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Toronto, Canada

312 Adelaide Street West, Suite 301
Toronto, Ontario - M5V 1R2
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Saving Money From Your Summer Job…While Still Having Fun

Written by Vincent Atallah

Photo by Valeria Boltneva

I’ve taught more than 4,000 students how to manage their money. They almost always think that saving money = not having fun.

I’ve spoken to thousands of students through my company, Don’t Freak Out!, and almost all of them think that if they’re saving their money then they can’t be spending on going out or having fun. This is a big misconception.

I’m going to give you 5 steps that you can take now to save some serious dough this summer.

Step 1: Figure Out Your Disposable Income

This is the easy part. Figure out how much money you have coming in regularly that is disposable (meaning money you can use that isn’t going to necessary expenses).

For example, if you’re going to work 20 hours / week this summer and are making the new minimum wage of $14 / hour, you’re going to bring in about $280 / week. This works out to about $1,120 / month. We’ll call this your total monthly income.

Let’s say your only monthly expense is a phone bill for $50 / month. This would total to $50 in expenses that you have to pay each month.

Assuming you had no other necessary expenses (meaning things you absolutely have to pay each month), your disposable income would be $1,070 / month. We got this number by subtracting your total necessary expenses from your total monthly income.

Step 4: Watch Your Savings Grow (& Don’t Touch It!!)

Once you have this transfer set up, you are all set up to successfully save a ton of money over the summer.

Let’s take a look at how much money you could save this summer. If you started on July 1st, working 20 hours / week until September 1st, this is how much money you would save:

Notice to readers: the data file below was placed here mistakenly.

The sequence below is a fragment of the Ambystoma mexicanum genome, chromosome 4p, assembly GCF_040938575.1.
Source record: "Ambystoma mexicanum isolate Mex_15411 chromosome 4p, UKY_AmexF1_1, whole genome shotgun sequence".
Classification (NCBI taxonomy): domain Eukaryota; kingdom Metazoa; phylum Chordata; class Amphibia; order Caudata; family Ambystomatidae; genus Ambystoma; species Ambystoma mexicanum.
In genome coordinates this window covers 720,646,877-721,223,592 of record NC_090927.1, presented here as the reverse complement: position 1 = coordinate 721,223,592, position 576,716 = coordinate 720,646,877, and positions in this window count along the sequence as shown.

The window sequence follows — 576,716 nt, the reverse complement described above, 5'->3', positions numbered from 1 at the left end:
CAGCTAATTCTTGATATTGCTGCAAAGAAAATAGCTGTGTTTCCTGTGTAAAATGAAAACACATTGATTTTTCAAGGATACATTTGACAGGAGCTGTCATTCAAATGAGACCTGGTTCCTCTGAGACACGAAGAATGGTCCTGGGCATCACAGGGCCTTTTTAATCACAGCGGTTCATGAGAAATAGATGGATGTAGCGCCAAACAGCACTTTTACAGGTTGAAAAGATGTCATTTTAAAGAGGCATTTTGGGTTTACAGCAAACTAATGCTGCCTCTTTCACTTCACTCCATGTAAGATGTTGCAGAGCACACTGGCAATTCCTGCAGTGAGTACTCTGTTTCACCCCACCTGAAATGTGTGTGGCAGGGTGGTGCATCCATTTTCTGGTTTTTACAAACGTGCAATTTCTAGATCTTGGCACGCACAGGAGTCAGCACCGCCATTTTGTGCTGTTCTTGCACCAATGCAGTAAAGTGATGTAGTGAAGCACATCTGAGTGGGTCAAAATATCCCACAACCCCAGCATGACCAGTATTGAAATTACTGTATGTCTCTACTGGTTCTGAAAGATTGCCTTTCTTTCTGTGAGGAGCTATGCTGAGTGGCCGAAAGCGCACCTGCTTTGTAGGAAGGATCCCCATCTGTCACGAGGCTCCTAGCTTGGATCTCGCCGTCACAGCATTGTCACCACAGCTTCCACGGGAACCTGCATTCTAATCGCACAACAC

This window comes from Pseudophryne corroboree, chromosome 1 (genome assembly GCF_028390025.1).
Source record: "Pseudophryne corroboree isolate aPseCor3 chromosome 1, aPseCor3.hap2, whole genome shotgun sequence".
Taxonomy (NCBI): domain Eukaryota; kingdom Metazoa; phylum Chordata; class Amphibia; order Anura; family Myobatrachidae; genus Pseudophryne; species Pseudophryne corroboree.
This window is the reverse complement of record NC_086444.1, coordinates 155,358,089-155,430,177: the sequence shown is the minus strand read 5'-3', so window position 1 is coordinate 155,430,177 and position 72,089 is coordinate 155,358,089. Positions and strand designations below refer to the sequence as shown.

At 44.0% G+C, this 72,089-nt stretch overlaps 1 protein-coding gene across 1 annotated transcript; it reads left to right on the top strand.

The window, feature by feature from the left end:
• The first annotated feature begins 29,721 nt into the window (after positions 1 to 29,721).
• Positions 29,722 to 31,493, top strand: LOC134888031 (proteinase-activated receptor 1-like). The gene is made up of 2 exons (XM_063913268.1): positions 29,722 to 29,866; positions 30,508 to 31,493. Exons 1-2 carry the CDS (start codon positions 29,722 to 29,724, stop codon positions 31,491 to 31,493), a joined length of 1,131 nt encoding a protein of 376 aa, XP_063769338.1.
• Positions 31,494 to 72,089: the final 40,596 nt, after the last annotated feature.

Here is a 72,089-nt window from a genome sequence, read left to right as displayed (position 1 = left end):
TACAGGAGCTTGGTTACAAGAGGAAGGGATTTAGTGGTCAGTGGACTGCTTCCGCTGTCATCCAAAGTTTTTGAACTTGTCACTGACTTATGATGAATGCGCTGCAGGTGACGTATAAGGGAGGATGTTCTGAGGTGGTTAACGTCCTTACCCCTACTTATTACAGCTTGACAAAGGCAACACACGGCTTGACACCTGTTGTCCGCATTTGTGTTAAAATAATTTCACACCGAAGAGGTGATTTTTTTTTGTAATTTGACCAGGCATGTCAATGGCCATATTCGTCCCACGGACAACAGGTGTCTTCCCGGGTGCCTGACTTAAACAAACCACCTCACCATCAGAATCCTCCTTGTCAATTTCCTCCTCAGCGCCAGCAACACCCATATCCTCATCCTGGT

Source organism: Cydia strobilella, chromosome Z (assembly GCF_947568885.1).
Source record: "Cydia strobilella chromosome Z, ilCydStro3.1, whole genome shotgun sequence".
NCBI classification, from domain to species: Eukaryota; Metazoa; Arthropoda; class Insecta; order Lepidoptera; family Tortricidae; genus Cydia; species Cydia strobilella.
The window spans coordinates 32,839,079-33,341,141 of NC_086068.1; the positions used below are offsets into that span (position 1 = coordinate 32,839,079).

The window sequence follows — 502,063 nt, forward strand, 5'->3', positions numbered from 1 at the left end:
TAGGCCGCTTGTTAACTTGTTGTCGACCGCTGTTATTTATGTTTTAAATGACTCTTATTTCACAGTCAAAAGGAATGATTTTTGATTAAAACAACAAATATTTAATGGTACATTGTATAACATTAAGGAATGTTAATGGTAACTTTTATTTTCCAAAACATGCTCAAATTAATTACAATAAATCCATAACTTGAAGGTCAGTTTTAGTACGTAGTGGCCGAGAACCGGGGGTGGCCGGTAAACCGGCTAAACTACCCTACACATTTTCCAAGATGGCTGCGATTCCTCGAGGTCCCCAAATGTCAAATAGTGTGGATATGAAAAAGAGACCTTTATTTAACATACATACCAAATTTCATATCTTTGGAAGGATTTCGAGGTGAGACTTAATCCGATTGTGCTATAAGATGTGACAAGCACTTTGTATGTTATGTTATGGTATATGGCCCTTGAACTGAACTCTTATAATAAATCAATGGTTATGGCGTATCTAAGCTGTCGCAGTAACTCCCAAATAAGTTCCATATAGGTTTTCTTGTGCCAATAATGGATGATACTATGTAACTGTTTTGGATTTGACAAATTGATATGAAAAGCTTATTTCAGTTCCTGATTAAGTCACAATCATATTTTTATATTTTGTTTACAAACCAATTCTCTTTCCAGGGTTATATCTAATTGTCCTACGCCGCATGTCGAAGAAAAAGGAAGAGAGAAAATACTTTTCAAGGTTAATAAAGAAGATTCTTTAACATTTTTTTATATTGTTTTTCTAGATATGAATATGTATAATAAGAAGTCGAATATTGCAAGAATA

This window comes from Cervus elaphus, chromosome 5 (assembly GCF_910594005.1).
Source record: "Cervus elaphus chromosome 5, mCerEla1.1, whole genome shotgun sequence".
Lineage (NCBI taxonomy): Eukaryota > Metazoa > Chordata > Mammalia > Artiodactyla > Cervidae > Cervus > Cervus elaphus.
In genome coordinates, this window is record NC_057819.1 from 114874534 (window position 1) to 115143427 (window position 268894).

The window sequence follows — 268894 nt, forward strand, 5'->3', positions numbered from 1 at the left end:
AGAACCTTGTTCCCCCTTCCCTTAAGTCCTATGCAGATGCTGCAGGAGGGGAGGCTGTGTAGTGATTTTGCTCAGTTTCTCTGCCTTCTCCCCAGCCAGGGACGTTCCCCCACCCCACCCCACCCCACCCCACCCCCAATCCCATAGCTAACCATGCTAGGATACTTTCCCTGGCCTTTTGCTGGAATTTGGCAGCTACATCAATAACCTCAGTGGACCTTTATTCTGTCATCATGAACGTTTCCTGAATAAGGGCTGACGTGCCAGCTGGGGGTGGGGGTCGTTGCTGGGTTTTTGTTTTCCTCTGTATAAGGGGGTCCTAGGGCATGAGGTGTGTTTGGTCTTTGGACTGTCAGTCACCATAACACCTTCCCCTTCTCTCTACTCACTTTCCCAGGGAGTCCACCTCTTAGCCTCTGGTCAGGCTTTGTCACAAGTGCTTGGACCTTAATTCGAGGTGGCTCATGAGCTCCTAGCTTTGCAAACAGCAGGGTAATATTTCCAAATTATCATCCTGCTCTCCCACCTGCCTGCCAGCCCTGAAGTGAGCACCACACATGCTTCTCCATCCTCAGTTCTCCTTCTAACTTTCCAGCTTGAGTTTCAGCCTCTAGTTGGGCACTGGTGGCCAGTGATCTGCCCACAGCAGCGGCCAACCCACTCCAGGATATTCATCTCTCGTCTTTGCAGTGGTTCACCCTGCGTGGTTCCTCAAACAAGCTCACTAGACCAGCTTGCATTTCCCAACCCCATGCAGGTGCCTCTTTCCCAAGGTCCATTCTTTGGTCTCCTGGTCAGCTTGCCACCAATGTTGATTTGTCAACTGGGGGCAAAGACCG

$756 saved by the end of two short months! That’s enough to pay for all of your textbooks for first year. Pretty awesome, right?

Now, I hate to be that guy, but here’s how much you would have if you saved 50% of your total monthly income instead of 30%:

$1,260! That’s enough to pay for all of your first year textbooks and half of your second year textbooks. I’ll leave the receipts on the table for you to collect…

Step 5: Enjoy your summer

I want to make this abundantly clear: with this 30% model, you still have more than enough spare funds to spend on fun excursions, clothes, and food (obviously).

How much, you ask? Let’s take a look at how much disposable income you still have over the entire summer:

There you have it. Over 9 weeks, you would have a total of $1,652 to spend on whatever the heck you want. Not only do you get a phat amount of money to spend on McDonald’s and fidget spinners, you are still saving almost $1,000 for your future. That, my friends, is called responsible adulting.

*drops mic*

Step 2: The 30% Rule

In my opinion, as a student you should be saving at least 50% of your total monthly income (not your disposable income). I realize this is a bit aggressive, so let’s aim for 30%. This is considered a very good percent of your total monthly income to be saving. If you lived your entire life saving 30% of your income, you would be in a really great financial position.

Let’s go back to that example.

Your total monthly income is $1,120, and 30% of that number is $336. That means you should be saving $336 every single month.

I want you to think of this savings target as a necessary expense. This way, your disposable income will have already considered the amount you need to be saving. For example, in the previous step we established that your disposable income would be $1,070 / month after expenses. Factor in your savings goal, and your disposable income is actually $734 ($1,070 – $336 = $734).

Step 3: Set Up A Savings Account & An Auto-Transfer

To make sure that you are saving properly, I recommend setting up a separate chequing or savings account with your bank. Just go into the branch and tell them you want a separate account to put your savings in. Some banks even have free accounts with interest rates, so you make money on your money.

Once you set up a separate account, ask your bank how to set up an automated money transfer that occurs on each one of your pay-days. This will automatically transfer a certain amount of money from your chequing account into your savings account on your pay day, so you don’t even realize that the money is gone.

With CIBC, you can actually do this on your smartphone using their online banking app.

Going back to the original example, you should have $560 deposited into your bank account every 2 weeks (assuming you’re paid every 2 weeks). From that $560, you would want to set up an automated transfer for $168 (half of your savings goal of $336 / month) from your chequing account into your savings account. Subtract $25 (half of $50) for your monthly expenses.

You would have $367 left over in your account every 2 weeks.


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*Opinions expressed are those of the author, and not necessarily those of Student Life Network or their partners.